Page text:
Elder Kevin R. Duncan was called to the First Quorum of the Seventy in April, 2010. (See Ensign article in html and pdf). He earned a bachelor's degree in accounting, master's degree in tax accounting and a J.D. in law, all from BYU. He was with Duncan Fritch & Hubbard in Seattle before founding CaseData, Inc. a legal technology firm. CaseData was later acquired by Océ Business Services. In 2005, he received the Ernst & Young Entrepreneur of the Year award.
On a personal level, he grew up in West Point, Utah. He worked a family farm with brothers and sister. His wife died from a car accident leaving him with an infant child. He married again and had four more children with his second wife.
His church service includes a mission to the Chile, Santiago South Mission. He later served a service mission as associate international legal counsel in South America for the Church. He then served as Mission President of the same mission he served in as a young man. He was serving as an Area Authority in the Utah South Area when called to the First Quorum of the Seventy.
So, why am I devoting an entire posting to this particular man? Well, it's simple. I rode the same school bus he did for about three years. He was a senior in High School when I was a sophomore. It was only after reading his bio in the Ensign that his hometown "West Point" Utah hit me in the face. This is the area where I lived. Looking more closely at his picture, I realized I remembered him, from the bus.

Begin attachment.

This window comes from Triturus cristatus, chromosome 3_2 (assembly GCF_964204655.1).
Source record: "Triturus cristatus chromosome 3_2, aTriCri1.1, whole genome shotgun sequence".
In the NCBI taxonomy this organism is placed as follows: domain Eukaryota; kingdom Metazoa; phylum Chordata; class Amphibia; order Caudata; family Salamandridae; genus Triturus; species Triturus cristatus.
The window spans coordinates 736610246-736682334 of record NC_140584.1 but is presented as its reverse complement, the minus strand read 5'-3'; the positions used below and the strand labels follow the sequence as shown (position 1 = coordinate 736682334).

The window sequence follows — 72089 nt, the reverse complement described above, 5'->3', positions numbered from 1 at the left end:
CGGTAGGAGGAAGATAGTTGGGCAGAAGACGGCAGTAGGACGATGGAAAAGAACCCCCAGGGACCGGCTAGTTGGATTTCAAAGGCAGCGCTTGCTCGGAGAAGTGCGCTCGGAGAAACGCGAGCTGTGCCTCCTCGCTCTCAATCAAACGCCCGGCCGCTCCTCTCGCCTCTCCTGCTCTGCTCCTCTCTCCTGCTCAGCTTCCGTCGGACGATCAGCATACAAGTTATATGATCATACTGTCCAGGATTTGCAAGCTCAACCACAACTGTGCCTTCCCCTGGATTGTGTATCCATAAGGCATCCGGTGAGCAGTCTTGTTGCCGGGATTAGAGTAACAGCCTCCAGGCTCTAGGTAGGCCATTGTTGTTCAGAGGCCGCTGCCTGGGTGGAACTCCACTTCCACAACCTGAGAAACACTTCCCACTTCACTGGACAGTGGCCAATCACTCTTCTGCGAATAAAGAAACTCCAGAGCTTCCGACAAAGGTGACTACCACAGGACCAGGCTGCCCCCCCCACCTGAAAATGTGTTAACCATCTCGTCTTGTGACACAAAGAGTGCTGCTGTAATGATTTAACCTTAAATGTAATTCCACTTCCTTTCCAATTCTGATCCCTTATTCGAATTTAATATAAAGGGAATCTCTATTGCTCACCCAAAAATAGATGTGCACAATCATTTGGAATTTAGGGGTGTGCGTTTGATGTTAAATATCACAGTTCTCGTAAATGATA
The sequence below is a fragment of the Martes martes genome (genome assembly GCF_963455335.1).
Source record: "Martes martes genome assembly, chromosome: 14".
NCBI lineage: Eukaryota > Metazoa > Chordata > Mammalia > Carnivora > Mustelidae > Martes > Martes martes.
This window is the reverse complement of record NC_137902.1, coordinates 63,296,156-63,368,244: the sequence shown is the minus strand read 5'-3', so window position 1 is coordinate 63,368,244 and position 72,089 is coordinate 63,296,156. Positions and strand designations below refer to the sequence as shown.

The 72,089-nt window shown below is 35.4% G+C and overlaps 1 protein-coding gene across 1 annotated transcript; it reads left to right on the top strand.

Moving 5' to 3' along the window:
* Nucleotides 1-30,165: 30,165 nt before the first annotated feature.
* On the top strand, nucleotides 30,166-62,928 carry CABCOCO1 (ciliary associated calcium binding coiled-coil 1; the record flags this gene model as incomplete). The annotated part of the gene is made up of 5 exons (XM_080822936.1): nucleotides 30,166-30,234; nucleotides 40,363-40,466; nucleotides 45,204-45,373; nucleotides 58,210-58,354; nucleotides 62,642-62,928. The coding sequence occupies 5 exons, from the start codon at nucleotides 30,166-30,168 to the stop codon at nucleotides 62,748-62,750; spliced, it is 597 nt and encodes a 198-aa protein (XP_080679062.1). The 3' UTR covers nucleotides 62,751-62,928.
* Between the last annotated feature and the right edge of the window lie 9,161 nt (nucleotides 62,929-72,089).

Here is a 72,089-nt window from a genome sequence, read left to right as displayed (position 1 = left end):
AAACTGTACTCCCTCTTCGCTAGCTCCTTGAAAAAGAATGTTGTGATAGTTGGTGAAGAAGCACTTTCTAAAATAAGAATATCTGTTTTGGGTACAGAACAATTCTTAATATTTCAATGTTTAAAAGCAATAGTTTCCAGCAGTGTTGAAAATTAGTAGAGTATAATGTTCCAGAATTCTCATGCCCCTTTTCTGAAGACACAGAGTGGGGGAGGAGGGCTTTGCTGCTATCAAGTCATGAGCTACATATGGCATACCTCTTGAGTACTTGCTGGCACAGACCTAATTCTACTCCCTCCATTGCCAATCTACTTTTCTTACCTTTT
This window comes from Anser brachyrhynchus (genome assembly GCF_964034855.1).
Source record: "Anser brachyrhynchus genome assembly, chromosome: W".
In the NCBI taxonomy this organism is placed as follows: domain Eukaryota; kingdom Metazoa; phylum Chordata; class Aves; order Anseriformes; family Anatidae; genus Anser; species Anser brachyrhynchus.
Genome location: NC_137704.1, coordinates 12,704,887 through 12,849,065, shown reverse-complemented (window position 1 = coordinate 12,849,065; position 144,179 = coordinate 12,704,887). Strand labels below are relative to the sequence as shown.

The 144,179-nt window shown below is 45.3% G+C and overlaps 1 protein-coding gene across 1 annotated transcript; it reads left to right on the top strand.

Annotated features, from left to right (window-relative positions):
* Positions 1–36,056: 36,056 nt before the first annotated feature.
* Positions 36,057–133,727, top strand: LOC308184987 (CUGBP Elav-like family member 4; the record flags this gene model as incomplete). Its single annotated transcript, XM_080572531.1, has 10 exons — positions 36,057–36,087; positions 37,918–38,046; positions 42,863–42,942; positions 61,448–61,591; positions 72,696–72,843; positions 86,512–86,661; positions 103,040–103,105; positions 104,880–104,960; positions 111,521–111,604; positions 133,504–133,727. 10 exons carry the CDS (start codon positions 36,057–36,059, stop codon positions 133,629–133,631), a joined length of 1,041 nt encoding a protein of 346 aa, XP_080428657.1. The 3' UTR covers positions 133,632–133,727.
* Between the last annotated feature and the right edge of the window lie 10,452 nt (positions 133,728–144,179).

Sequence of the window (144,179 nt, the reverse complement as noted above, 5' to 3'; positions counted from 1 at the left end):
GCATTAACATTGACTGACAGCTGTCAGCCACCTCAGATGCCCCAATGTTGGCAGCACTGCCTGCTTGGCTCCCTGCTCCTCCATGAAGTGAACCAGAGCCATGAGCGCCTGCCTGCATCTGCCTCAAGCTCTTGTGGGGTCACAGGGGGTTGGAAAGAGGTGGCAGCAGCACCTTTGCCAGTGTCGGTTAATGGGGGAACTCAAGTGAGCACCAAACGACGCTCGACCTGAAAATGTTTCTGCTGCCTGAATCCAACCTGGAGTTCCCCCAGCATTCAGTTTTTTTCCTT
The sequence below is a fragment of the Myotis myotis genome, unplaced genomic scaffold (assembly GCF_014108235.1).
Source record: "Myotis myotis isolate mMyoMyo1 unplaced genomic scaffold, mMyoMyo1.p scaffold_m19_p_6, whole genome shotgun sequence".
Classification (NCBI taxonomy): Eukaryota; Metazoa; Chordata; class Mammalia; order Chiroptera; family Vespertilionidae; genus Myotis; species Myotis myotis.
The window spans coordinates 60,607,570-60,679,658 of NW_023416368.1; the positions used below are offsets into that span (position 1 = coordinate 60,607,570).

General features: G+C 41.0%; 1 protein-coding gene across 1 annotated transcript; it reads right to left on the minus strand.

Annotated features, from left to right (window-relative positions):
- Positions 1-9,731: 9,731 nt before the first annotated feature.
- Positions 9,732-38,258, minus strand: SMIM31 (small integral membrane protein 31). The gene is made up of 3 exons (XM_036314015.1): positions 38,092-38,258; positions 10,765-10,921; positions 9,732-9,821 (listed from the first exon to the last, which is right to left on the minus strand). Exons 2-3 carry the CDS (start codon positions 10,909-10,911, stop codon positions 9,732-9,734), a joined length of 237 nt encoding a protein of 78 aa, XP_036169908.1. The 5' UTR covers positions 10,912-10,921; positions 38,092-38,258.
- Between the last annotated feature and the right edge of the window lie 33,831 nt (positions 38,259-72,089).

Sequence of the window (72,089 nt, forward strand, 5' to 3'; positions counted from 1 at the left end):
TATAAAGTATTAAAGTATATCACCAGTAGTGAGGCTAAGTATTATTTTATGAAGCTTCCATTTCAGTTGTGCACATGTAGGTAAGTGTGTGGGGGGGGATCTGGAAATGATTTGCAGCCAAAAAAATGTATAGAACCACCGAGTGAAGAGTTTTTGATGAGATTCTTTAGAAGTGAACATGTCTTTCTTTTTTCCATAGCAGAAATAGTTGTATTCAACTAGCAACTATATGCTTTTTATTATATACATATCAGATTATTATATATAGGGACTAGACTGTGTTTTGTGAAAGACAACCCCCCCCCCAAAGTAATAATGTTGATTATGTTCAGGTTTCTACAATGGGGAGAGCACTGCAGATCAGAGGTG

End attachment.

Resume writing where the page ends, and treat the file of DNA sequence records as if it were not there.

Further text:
This prompted me to closely evaluate my yearbook. I looked up his senior picture and all his activities. He was in the pep band, orchestra and an academic scholar. He went to Boys' State, and was a member of the Vocational Industrial Clubs of America (V.I.C.A.). He is the same age as my brother-in-law and graduated with him.
I remember him bringing some sort of instrument on the bus. He had quite a handful of materials in addition to it. He was not a bully. I don't remember being afraid of him. Some of the guys, especially the older ones, would bully the younger ones. He was not one of these. I remember thinking of him as probably a nice guy but a bit nondescript. In fact, he was probably a "nerd." Nerd was a disparaging term for people who were not "popular" and did little to try and make themselves so.
In hindsight, it is clear that he was simply a diamond-in-the-rough. Or, maybe he was already a diamond and it just wasn't obvious yet. It is obvious now. Knowing he has been called to significant responsibility in the Lord's service strengthens my faith. If Church leaders are like this man then we can look to the future with hope, confident that the Lord's business is being handled by good and dedicated men.
It is clear from this Church News article that he initially volunteered before specific callings came. He did not stay in business amassing more and more money. He apparently had enough and then chose to devote his energies to the Lord. He had a very young family at the time.
He made the following statement. It is worth adopting as a motto:
"I love to work . . . If the Lord wants a worker, then I can work."